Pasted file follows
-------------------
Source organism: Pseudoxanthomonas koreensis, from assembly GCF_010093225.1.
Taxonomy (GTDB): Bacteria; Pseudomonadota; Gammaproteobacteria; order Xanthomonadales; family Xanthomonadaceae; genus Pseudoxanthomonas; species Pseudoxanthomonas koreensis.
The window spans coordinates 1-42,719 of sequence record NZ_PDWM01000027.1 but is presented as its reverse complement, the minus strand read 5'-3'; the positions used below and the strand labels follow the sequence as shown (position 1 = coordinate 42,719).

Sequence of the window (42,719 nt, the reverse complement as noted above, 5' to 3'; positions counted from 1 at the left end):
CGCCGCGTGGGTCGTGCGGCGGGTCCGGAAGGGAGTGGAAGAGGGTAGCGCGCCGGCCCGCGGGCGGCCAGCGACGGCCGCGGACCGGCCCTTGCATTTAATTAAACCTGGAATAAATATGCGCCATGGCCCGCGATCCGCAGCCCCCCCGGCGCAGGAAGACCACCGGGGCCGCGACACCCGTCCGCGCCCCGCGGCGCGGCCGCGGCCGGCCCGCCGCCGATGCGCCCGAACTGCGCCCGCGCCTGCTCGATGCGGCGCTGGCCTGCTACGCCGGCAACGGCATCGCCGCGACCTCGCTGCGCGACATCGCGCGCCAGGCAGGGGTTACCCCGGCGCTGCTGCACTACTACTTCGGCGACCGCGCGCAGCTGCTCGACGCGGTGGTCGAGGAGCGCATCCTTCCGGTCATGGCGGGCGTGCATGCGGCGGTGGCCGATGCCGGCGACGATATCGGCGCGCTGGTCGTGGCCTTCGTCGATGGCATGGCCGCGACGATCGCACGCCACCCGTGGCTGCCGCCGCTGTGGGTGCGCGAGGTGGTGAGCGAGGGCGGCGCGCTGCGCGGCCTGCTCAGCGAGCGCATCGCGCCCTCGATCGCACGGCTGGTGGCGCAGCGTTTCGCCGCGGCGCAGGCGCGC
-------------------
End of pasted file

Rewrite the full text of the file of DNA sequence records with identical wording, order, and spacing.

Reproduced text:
Source organism: Pseudoxanthomonas koreensis, from assembly GCF_010093225.1.
Taxonomy (GTDB): Bacteria; Pseudomonadota; Gammaproteobacteria; order Xanthomonadales; family Xanthomonadaceae; genus Pseudoxanthomonas; species Pseudoxanthomonas koreensis.
The window spans coordinates 1-42,719 of sequence record NZ_PDWM01000027.1 but is presented as its reverse complement, the minus strand read 5'-3'; the positions used below and the strand labels follow the sequence as shown (position 1 = coordinate 42,719).

Sequence of the window (42,719 nt, the reverse complement as noted above, 5' to 3'; positions counted from 1 at the left end):
CGCCGCGTGGGTCGTGCGGCGGGTCCGGAAGGGAGTGGAAGAGGGTAGCGCGCCGGCCCGCGGGCGGCCAGCGACGGCCGCGGACCGGCCCTTGCATTTAATTAAACCTGGAATAAATATGCGCCATGGCCCGCGATCCGCAGCCCCCCCGGCGCAGGAAGACCACCGGGGCCGCGACACCCGTCCGCGCCCCGCGGCGCGGCCGCGGCCGGCCCGCCGCCGATGCGCCCGAACTGCGCCCGCGCCTGCTCGATGCGGCGCTGGCCTGCTACGCCGGCAACGGCATCGCCGCGACCTCGCTGCGCGACATCGCGCGCCAGGCAGGGGTTACCCCGGCGCTGCTGCACTACTACTTCGGCGACCGCGCGCAGCTGCTCGACGCGGTGGTCGAGGAGCGCATCCTTCCGGTCATGGCGGGCGTGCATGCGGCGGTGGCCGATGCCGGCGACGATATCGGCGCGCTGGTCGTGGCCTTCGTCGATGGCATGGCCGCGACGATCGCACGCCACCCGTGGCTGCCGCCGCTGTGGGTGCGCGAGGTGGTGAGCGAGGGCGGCGCGCTGCGCGGCCTGCTCAGCGAGCGCATCGCGCCCTCGATCGCACGGCTGGTGGCGCAGCGTTTCGCCGCGGCGCAGGCGCGC